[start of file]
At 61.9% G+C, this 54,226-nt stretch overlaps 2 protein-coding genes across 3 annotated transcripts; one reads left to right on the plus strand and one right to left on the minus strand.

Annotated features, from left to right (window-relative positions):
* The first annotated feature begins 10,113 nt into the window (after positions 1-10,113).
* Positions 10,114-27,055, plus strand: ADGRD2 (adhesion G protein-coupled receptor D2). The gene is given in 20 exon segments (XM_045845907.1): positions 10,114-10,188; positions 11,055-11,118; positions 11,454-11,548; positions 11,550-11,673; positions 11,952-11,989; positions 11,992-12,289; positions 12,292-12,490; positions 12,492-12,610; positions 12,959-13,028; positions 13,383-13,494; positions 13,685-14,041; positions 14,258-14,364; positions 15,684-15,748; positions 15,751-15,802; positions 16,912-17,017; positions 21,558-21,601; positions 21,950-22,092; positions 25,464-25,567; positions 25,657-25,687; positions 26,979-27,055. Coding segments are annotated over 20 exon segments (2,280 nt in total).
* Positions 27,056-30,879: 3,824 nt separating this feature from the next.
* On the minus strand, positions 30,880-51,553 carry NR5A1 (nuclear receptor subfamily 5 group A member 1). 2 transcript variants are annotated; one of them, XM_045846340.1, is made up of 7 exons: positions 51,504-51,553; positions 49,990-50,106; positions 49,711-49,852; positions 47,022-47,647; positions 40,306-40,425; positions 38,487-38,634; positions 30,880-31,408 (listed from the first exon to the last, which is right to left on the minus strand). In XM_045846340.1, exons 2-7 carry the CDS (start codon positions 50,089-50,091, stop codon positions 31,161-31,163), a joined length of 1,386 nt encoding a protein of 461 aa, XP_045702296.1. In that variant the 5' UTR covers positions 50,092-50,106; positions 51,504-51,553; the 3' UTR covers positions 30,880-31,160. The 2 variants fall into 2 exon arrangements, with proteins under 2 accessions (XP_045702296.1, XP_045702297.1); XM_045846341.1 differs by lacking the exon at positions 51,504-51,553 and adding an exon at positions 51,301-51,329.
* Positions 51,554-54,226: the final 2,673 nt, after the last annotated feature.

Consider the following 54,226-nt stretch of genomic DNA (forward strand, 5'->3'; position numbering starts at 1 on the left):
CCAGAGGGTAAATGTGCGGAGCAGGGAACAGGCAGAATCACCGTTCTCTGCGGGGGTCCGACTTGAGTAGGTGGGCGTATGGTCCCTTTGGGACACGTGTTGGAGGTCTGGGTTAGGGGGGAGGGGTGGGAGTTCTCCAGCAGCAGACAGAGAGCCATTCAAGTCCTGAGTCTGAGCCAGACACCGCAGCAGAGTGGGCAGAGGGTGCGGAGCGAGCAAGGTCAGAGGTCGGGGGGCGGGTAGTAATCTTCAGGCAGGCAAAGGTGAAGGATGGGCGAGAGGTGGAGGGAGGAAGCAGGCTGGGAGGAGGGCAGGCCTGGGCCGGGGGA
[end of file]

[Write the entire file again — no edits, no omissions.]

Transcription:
At 61.9% G+C, this 54,226-nt stretch overlaps 2 protein-coding genes across 3 annotated transcripts; one reads left to right on the plus strand and one right to left on the minus strand.

Annotated features, from left to right (window-relative positions):
* The first annotated feature begins 10,113 nt into the window (after positions 1-10,113).
* Positions 10,114-27,055, plus strand: ADGRD2 (adhesion G protein-coupled receptor D2). The gene is given in 20 exon segments (XM_045845907.1): positions 10,114-10,188; positions 11,055-11,118; positions 11,454-11,548; positions 11,550-11,673; positions 11,952-11,989; positions 11,992-12,289; positions 12,292-12,490; positions 12,492-12,610; positions 12,959-13,028; positions 13,383-13,494; positions 13,685-14,041; positions 14,258-14,364; positions 15,684-15,748; positions 15,751-15,802; positions 16,912-17,017; positions 21,558-21,601; positions 21,950-22,092; positions 25,464-25,567; positions 25,657-25,687; positions 26,979-27,055. Coding segments are annotated over 20 exon segments (2,280 nt in total).
* Positions 27,056-30,879: 3,824 nt separating this feature from the next.
* On the minus strand, positions 30,880-51,553 carry NR5A1 (nuclear receptor subfamily 5 group A member 1). 2 transcript variants are annotated; one of them, XM_045846340.1, is made up of 7 exons: positions 51,504-51,553; positions 49,990-50,106; positions 49,711-49,852; positions 47,022-47,647; positions 40,306-40,425; positions 38,487-38,634; positions 30,880-31,408 (listed from the first exon to the last, which is right to left on the minus strand). In XM_045846340.1, exons 2-7 carry the CDS (start codon positions 50,089-50,091, stop codon positions 31,161-31,163), a joined length of 1,386 nt encoding a protein of 461 aa, XP_045702296.1. In that variant the 5' UTR covers positions 50,092-50,106; positions 51,504-51,553; the 3' UTR covers positions 30,880-31,160. The 2 variants fall into 2 exon arrangements, with proteins under 2 accessions (XP_045702296.1, XP_045702297.1); XM_045846341.1 differs by lacking the exon at positions 51,504-51,553 and adding an exon at positions 51,301-51,329.
* Positions 51,554-54,226: the final 2,673 nt, after the last annotated feature.

Consider the following 54,226-nt stretch of genomic DNA (forward strand, 5'->3'; position numbering starts at 1 on the left):
CCAGAGGGTAAATGTGCGGAGCAGGGAACAGGCAGAATCACCGTTCTCTGCGGGGGTCCGACTTGAGTAGGTGGGCGTATGGTCCCTTTGGGACACGTGTTGGAGGTCTGGGTTAGGGGGGAGGGGTGGGAGTTCTCCAGCAGCAGACAGAGAGCCATTCAAGTCCTGAGTCTGAGCCAGACACCGCAGCAGAGTGGGCAGAGGGTGCGGAGCGAGCAAGGTCAGAGGTCGGGGGGCGGGTAGTAATCTTCAGGCAGGCAAAGGTGAAGGATGGGCGAGAGGTGGAGGGAGGAAGCAGGCTGGGAGGAGGGCAGGCCTGGGCCGGGGGA